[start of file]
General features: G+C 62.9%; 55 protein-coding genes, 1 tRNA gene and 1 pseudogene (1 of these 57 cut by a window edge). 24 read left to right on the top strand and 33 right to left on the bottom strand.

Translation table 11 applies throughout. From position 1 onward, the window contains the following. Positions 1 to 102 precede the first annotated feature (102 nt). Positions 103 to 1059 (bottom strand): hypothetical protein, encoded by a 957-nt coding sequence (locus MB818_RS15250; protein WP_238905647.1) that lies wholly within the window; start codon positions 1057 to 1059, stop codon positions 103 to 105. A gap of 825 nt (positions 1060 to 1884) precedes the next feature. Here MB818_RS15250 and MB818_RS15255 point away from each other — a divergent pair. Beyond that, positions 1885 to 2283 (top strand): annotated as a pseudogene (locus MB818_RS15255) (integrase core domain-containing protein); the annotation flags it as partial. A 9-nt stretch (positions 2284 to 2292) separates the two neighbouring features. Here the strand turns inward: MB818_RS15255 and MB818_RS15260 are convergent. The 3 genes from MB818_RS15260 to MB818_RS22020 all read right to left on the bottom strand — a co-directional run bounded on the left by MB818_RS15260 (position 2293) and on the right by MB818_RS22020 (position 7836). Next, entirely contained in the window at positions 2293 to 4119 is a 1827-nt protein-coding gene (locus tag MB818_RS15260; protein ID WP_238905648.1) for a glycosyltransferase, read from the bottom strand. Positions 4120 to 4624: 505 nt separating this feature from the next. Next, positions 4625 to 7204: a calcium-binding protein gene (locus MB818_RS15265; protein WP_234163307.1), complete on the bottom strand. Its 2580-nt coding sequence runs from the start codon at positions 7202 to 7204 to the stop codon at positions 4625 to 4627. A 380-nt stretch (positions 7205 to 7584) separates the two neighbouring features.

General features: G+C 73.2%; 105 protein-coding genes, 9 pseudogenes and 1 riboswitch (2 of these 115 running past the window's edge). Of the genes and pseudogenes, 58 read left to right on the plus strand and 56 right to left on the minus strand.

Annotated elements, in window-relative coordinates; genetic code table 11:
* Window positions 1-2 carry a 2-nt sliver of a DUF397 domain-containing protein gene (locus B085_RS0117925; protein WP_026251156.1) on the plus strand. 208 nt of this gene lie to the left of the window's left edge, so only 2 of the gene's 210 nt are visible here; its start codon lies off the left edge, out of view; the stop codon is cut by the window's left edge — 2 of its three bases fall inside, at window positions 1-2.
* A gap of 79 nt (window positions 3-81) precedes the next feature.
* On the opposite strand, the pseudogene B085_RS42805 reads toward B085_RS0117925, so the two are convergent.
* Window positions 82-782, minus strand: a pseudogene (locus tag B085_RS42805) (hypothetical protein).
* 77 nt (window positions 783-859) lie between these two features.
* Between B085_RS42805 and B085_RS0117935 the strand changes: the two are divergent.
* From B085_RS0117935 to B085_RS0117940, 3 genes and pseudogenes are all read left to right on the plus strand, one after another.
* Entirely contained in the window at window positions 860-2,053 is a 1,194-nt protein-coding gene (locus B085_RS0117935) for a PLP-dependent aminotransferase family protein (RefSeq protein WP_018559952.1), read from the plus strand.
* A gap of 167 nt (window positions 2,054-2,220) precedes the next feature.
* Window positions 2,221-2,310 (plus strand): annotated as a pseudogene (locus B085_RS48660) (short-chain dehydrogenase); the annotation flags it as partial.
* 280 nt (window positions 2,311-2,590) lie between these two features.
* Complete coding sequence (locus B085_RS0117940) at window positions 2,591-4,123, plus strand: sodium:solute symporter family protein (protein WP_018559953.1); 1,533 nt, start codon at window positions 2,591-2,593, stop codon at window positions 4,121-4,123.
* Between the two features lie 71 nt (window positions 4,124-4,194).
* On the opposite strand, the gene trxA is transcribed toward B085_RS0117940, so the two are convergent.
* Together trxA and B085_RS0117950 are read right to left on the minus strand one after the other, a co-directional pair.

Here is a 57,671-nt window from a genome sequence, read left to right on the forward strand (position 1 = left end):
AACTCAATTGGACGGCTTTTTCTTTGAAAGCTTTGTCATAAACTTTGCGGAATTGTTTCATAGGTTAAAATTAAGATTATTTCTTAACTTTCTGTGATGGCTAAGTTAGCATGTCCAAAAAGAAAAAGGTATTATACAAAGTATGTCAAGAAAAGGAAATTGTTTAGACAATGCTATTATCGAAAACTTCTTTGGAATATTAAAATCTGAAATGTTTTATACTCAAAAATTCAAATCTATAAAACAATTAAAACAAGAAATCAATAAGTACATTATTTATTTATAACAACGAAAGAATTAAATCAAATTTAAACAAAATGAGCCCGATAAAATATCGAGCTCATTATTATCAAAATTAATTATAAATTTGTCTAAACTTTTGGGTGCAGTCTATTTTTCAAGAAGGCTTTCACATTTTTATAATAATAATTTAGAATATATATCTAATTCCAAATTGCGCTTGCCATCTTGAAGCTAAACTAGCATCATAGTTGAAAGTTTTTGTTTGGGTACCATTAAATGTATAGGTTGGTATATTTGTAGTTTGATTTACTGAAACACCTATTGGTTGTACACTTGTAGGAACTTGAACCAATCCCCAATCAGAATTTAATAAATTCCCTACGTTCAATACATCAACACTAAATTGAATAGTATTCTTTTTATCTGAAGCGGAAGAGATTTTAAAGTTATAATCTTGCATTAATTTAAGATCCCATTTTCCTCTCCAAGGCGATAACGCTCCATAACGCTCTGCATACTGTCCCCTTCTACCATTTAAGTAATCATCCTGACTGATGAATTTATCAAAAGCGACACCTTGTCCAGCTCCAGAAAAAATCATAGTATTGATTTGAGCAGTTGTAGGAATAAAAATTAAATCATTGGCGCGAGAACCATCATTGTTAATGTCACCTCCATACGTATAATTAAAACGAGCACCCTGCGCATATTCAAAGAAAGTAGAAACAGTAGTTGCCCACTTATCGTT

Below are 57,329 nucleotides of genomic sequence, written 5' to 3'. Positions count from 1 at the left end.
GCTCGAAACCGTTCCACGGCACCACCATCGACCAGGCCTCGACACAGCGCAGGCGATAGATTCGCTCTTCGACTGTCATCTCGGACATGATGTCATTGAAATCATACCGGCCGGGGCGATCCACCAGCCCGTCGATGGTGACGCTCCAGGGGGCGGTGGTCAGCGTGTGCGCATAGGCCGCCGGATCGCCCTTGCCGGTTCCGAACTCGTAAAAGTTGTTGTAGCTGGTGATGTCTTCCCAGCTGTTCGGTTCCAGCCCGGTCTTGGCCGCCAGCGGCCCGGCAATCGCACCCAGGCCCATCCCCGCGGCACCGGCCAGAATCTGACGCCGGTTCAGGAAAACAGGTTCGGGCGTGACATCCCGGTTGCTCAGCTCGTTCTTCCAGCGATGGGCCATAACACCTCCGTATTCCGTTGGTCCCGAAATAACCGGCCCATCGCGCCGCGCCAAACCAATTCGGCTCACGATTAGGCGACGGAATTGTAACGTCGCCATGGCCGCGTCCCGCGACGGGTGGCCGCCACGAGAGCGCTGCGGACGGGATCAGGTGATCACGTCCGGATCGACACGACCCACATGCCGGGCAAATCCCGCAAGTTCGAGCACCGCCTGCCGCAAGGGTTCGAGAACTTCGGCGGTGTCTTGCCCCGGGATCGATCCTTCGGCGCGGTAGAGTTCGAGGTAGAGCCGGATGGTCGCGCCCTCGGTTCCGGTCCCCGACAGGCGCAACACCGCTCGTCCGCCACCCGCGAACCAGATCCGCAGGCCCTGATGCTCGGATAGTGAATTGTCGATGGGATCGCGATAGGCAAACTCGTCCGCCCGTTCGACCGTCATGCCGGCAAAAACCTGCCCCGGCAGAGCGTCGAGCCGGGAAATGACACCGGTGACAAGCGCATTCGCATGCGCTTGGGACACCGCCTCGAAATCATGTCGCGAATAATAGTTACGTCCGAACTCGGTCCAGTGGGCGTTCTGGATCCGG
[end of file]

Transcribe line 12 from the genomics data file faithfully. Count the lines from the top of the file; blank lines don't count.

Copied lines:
* Entirely contained in the window at window positions 860-2,053 is a 1,194-nt protein-coding gene (locus B085_RS0117935) for a PLP-dependent aminotransferase family protein (RefSeq protein WP_018559952.1), read from the plus strand.